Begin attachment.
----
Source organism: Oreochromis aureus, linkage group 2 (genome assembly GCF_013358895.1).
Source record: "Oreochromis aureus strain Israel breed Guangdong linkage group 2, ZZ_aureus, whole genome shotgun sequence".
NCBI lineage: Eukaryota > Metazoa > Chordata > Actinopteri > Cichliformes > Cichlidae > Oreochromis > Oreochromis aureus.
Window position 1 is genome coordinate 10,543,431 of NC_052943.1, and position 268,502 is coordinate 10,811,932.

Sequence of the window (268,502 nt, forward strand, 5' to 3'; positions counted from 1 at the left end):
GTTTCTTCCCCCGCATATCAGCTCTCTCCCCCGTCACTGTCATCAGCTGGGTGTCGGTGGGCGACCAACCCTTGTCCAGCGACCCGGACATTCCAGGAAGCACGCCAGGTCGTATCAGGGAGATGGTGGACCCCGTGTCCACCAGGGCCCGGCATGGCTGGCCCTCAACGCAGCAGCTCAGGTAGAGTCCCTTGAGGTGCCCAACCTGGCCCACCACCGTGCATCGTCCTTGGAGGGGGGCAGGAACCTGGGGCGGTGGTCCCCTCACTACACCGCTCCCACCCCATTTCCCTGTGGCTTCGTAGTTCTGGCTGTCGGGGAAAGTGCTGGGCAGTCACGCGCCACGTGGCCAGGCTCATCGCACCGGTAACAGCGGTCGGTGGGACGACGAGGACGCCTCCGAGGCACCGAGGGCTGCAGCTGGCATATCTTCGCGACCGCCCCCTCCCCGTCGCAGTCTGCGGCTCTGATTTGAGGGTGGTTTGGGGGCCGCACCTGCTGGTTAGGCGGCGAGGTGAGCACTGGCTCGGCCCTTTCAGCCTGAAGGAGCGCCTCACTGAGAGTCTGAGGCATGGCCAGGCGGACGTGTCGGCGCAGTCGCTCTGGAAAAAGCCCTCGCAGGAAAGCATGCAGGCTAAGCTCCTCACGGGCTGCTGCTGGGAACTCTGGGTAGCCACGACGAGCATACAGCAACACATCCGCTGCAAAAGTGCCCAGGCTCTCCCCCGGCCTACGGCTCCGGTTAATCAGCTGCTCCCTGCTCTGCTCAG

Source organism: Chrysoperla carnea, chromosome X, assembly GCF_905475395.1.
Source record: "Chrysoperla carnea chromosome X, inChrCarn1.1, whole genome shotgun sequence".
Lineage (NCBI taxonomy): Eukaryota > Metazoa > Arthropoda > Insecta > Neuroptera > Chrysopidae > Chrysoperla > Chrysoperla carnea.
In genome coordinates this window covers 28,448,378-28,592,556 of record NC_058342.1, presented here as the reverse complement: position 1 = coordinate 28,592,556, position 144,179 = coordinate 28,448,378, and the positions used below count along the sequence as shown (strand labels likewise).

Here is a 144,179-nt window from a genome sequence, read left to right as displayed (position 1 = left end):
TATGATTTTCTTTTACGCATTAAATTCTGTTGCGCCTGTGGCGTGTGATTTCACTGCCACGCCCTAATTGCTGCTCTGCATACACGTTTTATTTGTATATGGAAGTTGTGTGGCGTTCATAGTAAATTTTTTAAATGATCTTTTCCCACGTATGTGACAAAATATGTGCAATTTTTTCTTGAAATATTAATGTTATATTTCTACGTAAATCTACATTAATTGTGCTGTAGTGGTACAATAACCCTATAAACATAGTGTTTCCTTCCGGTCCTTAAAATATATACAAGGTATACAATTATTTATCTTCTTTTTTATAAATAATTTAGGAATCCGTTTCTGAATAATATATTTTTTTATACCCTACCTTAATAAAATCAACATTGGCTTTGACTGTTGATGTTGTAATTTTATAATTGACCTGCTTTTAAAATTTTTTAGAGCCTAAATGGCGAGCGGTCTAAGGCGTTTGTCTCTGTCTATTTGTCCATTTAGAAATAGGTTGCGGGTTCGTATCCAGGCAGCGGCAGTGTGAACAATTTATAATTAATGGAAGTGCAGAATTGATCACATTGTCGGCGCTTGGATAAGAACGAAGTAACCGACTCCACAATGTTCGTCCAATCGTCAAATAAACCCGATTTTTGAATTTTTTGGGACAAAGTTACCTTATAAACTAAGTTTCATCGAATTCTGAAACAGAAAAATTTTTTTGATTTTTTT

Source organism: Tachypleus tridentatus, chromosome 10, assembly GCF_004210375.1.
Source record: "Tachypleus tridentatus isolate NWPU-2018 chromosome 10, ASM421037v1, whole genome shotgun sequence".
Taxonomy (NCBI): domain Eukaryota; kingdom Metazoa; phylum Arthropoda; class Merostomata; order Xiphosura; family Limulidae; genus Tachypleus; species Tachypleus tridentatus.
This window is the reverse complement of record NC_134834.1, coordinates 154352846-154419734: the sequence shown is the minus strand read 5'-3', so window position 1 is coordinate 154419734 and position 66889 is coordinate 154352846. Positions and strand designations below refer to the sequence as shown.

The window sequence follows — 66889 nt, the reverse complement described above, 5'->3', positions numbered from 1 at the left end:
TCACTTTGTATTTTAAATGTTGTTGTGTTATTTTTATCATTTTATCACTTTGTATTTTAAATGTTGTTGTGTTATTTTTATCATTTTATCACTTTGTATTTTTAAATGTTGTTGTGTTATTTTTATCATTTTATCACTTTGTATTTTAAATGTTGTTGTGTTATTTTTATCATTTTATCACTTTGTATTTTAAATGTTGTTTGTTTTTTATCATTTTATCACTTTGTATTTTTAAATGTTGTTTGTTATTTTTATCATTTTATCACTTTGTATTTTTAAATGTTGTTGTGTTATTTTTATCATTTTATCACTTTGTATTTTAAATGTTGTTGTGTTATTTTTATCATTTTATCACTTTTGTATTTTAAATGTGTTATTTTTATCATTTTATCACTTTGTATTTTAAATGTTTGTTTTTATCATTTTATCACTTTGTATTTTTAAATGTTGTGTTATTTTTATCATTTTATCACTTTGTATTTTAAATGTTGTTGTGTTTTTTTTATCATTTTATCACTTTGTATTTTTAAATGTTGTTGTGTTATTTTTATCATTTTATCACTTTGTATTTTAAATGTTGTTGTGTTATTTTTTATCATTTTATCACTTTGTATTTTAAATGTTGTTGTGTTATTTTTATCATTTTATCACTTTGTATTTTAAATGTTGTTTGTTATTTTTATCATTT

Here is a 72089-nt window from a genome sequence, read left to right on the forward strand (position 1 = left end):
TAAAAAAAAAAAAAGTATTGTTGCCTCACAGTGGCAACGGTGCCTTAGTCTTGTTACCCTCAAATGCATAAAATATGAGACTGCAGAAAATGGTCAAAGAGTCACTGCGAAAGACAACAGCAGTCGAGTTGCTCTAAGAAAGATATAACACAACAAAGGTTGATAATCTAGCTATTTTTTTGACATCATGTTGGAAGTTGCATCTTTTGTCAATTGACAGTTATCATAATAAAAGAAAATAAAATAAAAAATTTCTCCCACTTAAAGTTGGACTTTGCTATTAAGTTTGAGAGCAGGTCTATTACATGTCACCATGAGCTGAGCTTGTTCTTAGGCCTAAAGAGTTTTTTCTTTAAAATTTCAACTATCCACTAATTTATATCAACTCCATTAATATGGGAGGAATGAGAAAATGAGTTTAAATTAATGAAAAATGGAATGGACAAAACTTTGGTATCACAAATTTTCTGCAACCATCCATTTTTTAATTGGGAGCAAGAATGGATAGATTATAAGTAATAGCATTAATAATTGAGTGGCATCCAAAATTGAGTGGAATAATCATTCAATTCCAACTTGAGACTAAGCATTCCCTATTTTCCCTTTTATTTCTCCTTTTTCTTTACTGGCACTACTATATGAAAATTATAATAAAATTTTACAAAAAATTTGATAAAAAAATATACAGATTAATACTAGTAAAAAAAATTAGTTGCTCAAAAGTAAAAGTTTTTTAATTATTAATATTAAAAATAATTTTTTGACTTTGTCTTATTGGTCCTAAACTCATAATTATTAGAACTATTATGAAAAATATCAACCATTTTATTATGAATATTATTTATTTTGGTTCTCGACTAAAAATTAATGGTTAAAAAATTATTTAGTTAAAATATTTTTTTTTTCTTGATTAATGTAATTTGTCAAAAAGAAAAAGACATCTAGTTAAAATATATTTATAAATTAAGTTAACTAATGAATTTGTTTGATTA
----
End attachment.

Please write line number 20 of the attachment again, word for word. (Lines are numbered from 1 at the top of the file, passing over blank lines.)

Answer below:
TAAAAAAAAAAAAAGTATTGTTGCCTCACAGTGGCAACGGTGCCTTAGTCTTGTTACCCTCAAATGCATAAAATATGAGACTGCAGAAAATGGTCAAAGAGTCACTGCGAAAGACAACAGCAGTCGAGTTGCTCTAAGAAAGATATAACACAACAAAGGTTGATAATCTAGCTATTTTTTTGACATCATGTTGGAAGTTGCATCTTTTGTCAATTGACAGTTATCATAATAAAAGAAAATAAAATAAAAAATTTCTCCCACTTAAAGTTGGACTTTGCTATTAAGTTTGAGAGCAGGTCTATTACATGTCACCATGAGCTGAGCTTGTTCTTAGGCCTAAAGAGTTTTTTCTTTAAAATTTCAACTATCCACTAATTTATATCAACTCCATTAATATGGGAGGAATGAGAAAATGAGTTTAAATTAATGAAAAATGGAATGGACAAAACTTTGGTATCACAAATTTTCTGCAACCATCCATTTTTTAATTGGGAGCAAGAATGGATAGATTATAAGTAATAGCATTAATAATTGAGTGGCATCCAAAATTGAGTGGAATAATCATTCAATTCCAACTTGAGACTAAGCATTCCCTATTTTCCCTTTTATTTCTCCTTTTTCTTTACTGGCACTACTATATGAAAATTATAATAAAATTTTACAAAAAATTTGATAAAAAAATATACAGATTAATACTAGTAAAAAAAATTAGTTGCTCAAAAGTAAAAGTTTTTTAATTATTAATATTAAAAATAATTTTTTGACTTTGTCTTATTGGTCCTAAACTCATAATTATTAGAACTATTATGAAAAATATCAACCATTTTATTATGAATATTATTTATTTTGGTTCTCGACTAAAAATTAATGGTTAAAAAATTATTTAGTTAAAATATTTTTTTTTTCTTGATTAATGTAATTTGTCAAAAAGAAAAAGACATCTAGTTAAAATATATTTATAAATTAAGTTAACTAATGAATTTGTTTGATTA